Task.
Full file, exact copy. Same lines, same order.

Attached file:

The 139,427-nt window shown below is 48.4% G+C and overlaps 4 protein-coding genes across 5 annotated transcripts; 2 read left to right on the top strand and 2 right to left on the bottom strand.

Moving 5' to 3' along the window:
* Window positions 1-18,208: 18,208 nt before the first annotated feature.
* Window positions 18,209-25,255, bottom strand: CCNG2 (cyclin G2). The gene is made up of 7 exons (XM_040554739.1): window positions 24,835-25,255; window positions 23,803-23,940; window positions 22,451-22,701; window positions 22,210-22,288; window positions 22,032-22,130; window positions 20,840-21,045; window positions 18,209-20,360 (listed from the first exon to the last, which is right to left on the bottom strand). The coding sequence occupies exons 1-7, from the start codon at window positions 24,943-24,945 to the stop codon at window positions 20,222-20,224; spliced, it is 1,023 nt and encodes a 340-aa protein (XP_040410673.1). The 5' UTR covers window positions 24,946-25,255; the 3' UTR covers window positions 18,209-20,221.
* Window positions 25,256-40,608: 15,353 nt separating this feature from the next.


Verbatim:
The 139,427-nt window shown below is 48.4% G+C and overlaps 4 protein-coding genes across 5 annotated transcripts; 2 read left to right on the top strand and 2 right to left on the bottom strand.

Moving 5' to 3' along the window:
* Window positions 1-18,208: 18,208 nt before the first annotated feature.
* Window positions 18,209-25,255, bottom strand: CCNG2 (cyclin G2). The gene is made up of 7 exons (XM_040554739.1): window positions 24,835-25,255; window positions 23,803-23,940; window positions 22,451-22,701; window positions 22,210-22,288; window positions 22,032-22,130; window positions 20,840-21,045; window positions 18,209-20,360 (listed from the first exon to the last, which is right to left on the bottom strand). The coding sequence occupies exons 1-7, from the start codon at window positions 24,943-24,945 to the stop codon at window positions 20,222-20,224; spliced, it is 1,023 nt and encodes a 340-aa protein (XP_040410673.1). The 5' UTR covers window positions 24,946-25,255; the 3' UTR covers window positions 18,209-20,221.
* Window positions 25,256-40,608: 15,353 nt separating this feature from the next.